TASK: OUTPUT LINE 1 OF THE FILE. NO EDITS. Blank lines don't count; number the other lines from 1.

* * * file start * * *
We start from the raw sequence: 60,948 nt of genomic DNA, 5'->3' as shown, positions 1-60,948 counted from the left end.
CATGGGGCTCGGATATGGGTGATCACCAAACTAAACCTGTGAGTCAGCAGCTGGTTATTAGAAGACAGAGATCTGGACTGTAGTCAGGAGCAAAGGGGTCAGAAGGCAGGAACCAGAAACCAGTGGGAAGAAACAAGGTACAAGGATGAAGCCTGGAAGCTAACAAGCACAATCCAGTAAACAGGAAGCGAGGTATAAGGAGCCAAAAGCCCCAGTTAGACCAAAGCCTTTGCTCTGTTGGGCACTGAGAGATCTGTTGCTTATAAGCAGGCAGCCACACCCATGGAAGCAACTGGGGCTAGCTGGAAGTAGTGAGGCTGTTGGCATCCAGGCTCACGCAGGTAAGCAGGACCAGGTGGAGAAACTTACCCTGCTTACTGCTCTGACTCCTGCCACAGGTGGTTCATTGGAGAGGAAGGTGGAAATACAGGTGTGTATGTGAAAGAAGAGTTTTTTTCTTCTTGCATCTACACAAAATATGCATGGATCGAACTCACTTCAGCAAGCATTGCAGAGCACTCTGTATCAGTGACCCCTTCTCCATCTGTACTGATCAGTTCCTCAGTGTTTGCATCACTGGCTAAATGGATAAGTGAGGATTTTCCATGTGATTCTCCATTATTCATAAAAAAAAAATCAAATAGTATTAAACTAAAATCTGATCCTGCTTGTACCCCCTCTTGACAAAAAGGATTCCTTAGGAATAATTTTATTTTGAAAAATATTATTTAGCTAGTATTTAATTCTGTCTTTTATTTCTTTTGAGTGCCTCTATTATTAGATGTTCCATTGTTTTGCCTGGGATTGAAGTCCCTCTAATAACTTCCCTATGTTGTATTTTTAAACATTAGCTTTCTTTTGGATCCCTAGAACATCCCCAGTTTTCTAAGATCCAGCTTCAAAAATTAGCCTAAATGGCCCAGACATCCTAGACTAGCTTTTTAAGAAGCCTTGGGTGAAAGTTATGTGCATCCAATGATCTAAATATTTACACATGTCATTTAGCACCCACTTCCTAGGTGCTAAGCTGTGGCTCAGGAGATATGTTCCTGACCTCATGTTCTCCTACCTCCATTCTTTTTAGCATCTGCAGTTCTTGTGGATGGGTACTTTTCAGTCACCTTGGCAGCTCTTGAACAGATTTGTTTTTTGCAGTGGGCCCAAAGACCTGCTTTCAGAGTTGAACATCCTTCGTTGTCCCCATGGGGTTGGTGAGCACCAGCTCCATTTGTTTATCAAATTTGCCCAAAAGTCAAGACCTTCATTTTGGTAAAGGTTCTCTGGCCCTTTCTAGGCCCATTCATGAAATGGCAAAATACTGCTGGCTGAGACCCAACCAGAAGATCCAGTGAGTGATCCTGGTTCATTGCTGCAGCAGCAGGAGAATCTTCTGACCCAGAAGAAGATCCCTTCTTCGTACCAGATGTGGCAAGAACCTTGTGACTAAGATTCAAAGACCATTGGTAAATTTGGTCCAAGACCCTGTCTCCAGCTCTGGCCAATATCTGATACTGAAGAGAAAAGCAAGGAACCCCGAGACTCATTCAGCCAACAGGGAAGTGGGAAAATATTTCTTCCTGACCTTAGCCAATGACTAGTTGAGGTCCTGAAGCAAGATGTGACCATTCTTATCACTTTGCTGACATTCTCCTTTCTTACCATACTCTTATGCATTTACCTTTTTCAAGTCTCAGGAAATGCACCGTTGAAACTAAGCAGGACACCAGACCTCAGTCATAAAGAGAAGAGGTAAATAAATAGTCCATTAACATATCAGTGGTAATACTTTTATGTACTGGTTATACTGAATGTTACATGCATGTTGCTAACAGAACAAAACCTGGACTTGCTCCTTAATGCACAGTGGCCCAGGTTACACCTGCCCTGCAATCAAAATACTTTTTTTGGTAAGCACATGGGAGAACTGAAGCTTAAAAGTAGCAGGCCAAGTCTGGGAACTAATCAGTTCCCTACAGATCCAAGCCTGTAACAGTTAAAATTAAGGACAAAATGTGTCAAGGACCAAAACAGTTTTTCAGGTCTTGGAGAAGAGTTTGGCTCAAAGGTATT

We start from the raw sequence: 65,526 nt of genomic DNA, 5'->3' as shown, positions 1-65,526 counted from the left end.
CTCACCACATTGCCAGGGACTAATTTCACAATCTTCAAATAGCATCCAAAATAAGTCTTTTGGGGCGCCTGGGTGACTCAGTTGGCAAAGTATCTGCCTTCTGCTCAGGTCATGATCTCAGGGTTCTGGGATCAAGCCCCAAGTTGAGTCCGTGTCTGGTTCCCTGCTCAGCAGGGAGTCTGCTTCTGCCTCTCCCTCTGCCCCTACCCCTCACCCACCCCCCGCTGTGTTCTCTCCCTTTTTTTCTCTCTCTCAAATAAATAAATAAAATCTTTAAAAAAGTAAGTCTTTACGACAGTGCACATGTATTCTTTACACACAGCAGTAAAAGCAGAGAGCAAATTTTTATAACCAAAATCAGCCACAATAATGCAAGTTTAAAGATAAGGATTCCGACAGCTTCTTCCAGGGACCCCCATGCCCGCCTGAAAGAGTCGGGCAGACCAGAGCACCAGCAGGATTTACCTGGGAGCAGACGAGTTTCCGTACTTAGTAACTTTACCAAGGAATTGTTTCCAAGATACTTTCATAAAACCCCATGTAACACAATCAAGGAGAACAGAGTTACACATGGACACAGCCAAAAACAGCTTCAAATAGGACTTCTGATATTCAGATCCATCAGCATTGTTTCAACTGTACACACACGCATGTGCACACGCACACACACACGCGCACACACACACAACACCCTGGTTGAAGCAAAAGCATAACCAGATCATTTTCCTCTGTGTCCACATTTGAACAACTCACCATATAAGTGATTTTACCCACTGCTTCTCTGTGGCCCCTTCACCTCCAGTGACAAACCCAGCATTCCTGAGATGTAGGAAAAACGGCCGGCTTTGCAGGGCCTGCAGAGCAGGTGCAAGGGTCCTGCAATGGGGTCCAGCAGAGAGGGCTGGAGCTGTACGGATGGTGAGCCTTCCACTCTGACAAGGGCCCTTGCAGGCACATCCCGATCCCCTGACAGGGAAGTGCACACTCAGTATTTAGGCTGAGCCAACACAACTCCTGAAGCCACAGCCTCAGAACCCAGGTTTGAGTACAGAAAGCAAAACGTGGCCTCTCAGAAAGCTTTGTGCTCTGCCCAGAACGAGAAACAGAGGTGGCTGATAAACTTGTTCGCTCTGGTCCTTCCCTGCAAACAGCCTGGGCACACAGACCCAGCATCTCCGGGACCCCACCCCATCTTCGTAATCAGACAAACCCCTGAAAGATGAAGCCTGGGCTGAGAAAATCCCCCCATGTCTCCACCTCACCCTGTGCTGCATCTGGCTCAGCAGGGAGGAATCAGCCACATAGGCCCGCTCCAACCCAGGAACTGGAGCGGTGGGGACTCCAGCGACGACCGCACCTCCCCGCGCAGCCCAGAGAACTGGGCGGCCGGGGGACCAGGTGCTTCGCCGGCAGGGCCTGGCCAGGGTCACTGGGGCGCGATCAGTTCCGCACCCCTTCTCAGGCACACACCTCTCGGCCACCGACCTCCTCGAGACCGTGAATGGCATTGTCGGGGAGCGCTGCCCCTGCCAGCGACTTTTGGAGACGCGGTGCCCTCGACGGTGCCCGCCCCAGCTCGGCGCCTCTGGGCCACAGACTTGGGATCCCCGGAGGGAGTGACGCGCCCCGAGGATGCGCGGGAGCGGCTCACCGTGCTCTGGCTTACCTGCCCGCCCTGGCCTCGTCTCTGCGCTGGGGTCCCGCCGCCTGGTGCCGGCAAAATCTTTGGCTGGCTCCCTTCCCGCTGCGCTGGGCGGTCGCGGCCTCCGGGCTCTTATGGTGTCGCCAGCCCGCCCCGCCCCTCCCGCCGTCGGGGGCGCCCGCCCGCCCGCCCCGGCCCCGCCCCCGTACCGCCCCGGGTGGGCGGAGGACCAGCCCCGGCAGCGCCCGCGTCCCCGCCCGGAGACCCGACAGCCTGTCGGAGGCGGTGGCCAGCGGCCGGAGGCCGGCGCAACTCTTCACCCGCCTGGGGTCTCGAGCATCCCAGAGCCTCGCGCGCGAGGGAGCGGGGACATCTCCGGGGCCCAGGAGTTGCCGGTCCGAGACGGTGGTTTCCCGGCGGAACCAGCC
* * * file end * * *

We start from the raw sequence: 60,948 nt of genomic DNA, 5'->3' as shown, positions 1-60,948 counted from the left end.